Actual Notice Exception to Pre-Lien Notice Requirement of Nevada Lien Statute Does Not Apply to Architect’s Offsite Work When No Onsite Work Has Been Performed Even Though Owner Knew That Architect Was Performing Work for the Project

Iliescu v. Steppan, No. 68346, 2017 Nev. LEXIS 38, (Nevada Supreme Court, May 25, 2017)

Appellants Iliescu entered into a Land Purchase Agreement to sell four unimproved parcels in downtown Reno, Nevada to Consolidated Pacific Development (“CPD”) for development of a high-rise, mixed-use project to be known as Wingfield Towers, which agreement was subsequently assigned to BSC Investments, LLC (“BSC”).  BSC subsequently hired Mark Steppan (“Steppan”), to provide design services for the Wingfield Towers.  Financing was never obtained for the project and the escrow never closed on the sale of appellants’ property.  In addition, since BSC did not pay Steppan for his services, Steppan recorded a mechanic’s lien against appellants’ property.  However, Steppan did not provide appellants with a pre-lien notice.

In this case, the Nevada Supreme Court was asked to determine whether the actual notice exception for pre-lien notices should be extended to offsite work and services performed by an architect for a prospective buyer of the property.  NRS 108.245(1) requires a mechanic’s lien claimant, other than one who performs only labor, to deliver a written notice to the owner of the property of the right to lien after they first perform work on or provide material to a project.  However, substantial compliance with this requirements is met if the property owner: (1) has actual notice of the construction on the property and (2) knows the lien claimant’s identity.  Continue reading “Actual Notice Exception to Pre-Lien Notice Requirement of Nevada Lien Statute Does Not Apply to Architect’s Offsite Work When No Onsite Work Has Been Performed Even Though Owner Knew That Architect Was Performing Work for the Project”

The King’s Time Is Up: Arizona Supreme Court Holds That the Statute of Repose Bars Untimely Claims by State Entities and Overrides the Doctrine of Nullum Tempus Occurrit Regi

City of Phoenix v. Glenayre Elecs., Inc., 2017 Ariz. LEXIS 121 (Ariz. May 10, 2017)

Between 1960 and 2000, Carlos Tarazon (“Tarazon”) performed work installing and repairing water piping for various contractors and developers in the City of Phoenix, Arizona (the “City”).  In 2013, after developing mesothelioma from exposure to asbestos while working on these projects, Tarazon filed a personal injury suit against numerous defendants, including the City and the various contractors and developers for whom he had worked.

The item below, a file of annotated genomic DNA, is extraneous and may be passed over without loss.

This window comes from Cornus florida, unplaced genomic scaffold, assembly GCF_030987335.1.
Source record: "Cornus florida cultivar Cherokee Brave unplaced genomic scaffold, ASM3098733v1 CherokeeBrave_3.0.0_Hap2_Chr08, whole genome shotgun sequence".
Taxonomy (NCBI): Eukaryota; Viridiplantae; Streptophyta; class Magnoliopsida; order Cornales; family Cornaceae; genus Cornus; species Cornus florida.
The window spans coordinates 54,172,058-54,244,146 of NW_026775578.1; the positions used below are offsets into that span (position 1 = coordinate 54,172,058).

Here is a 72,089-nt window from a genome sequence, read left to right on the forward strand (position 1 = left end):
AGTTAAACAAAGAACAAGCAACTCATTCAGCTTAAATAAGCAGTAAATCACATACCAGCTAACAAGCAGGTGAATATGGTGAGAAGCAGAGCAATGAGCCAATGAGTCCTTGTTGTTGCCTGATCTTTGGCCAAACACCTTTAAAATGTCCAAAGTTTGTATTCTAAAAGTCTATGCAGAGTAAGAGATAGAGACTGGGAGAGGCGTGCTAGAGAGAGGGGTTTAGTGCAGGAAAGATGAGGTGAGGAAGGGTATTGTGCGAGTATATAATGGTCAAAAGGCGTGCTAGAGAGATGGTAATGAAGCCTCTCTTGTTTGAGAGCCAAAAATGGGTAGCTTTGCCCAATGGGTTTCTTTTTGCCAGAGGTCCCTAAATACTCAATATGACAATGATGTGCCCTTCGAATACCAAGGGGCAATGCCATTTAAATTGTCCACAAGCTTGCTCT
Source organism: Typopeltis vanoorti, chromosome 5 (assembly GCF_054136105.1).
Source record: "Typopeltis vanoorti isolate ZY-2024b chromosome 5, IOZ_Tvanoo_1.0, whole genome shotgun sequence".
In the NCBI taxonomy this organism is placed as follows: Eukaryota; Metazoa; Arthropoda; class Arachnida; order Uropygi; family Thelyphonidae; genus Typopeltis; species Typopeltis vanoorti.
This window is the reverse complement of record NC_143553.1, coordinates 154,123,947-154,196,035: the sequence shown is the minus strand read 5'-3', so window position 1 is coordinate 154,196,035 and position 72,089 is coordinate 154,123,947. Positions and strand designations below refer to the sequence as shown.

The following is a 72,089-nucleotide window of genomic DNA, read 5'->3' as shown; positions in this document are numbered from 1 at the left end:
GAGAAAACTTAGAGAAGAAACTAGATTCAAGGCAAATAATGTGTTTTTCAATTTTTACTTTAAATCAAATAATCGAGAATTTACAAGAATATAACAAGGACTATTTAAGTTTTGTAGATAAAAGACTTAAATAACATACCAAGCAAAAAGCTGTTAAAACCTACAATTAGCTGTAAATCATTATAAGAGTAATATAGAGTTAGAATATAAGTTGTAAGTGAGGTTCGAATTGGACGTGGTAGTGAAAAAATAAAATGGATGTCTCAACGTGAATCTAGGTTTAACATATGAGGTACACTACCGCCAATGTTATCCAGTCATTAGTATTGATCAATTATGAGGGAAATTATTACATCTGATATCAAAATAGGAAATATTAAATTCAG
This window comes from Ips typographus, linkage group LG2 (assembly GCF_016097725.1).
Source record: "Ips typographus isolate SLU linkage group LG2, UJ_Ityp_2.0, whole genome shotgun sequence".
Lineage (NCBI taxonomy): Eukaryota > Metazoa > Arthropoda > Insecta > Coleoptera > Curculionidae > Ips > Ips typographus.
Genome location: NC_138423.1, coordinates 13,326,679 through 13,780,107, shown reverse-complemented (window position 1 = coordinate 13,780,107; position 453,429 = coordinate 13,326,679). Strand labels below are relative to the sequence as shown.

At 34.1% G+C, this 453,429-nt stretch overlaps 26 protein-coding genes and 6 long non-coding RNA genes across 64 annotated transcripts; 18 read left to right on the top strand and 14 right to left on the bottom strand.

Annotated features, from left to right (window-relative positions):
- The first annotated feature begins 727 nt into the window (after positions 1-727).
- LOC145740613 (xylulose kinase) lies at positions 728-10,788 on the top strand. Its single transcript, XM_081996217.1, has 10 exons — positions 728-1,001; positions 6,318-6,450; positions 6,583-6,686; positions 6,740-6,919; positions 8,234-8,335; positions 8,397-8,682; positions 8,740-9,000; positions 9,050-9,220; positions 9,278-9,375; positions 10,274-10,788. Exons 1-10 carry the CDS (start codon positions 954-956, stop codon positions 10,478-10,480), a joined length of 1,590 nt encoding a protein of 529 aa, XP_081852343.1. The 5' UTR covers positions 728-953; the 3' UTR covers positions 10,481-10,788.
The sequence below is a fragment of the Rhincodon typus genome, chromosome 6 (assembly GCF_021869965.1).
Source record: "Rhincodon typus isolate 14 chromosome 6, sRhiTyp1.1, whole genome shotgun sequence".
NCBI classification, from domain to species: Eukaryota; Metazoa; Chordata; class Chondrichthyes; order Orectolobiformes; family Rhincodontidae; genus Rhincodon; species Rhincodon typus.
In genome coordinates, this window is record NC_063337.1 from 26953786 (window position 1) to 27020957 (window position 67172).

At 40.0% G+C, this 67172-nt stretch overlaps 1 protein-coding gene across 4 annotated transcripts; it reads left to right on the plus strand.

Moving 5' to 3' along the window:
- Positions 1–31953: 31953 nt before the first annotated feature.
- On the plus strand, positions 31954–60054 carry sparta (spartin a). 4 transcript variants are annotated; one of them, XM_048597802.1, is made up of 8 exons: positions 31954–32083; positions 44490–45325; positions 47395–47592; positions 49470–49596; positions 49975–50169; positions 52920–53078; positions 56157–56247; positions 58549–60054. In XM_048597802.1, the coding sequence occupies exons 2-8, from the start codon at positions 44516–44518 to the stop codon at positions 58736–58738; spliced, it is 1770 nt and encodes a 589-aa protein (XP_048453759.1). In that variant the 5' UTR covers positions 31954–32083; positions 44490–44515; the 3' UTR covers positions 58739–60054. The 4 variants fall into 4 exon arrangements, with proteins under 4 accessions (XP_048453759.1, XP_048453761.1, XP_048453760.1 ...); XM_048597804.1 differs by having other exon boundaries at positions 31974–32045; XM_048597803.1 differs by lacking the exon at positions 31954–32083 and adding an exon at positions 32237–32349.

The City filed a third-party complaint against the contractors and developers, alleging that they had agreed to defend and indemnify the City against negligence claims relating to these projects.  With respect to the contractors, their various contracts with the City each expressly required the contractor to indemnify the City from all suits arising from their work.  Continue reading “The King’s Time Is Up: Arizona Supreme Court Holds That the Statute of Repose Bars Untimely Claims by State Entities and Overrides the Doctrine of Nullum Tempus Occurrit Regi”

Ohio Appeals Court Holds That Contractor Who Seeks Application of HOOP Formula to Calculate Home Office Overhead Need Not Prove The Conditions Precedent For Application of Eichleay Formula

Wood Elec., Inc. v. Ohio Facilities Constr. Comm’n, 10th Dist. Franklin No. 16AP-643, 2017-Ohio-2743, 2017 Ohio App. Lexis 1745 (May 9, 2017)

The Ohio Facilities Construction Commission (“OFCC”), together with a school district, an architect, and a construction manager, issued an invitation for bids to build a school. Three prime contractors were chosen: a general contractor, a mechanical contractor, and an electrical contractor, Wood Electric (“Wood”).

The general contractor failed to meet the contractual milestones for either temporary enclosure or full building enclosure, significantly delaying Wood’s work. Wood notified the OFCC of the likely impact on its work soon after the general contractor failed to meet the first milestone, and requested an extension of its own deadlines. The OFCC denied Wood’s request. Wood then requested an extension of time in which to prepare, substantiate, and certify a formal claim, which the OFCC also denied.  Wood hastened to submit a timely claim, projecting an impact of $207,467.57, and reserving its right to supplement the claim when the full impact on its work became known.

When OFCC denied Wood’s claim, Wood sued OFCC in the Court of Claims.  At trial, OFCC acknowledged that Wood had a proper claim, but disputed the $254,027 amount, which included $35,006 for home office overhead.  Wood’s expert testified that he had calculated the home office overhead using the “HOOP” formula adopted by the Ohio Department of Transportation.  The trial court ultimately entered judgment in favor of Wood for the full amount of its claim. Continue reading “Ohio Appeals Court Holds That Contractor Who Seeks Application of HOOP Formula to Calculate Home Office Overhead Need Not Prove The Conditions Precedent For Application of Eichleay Formula”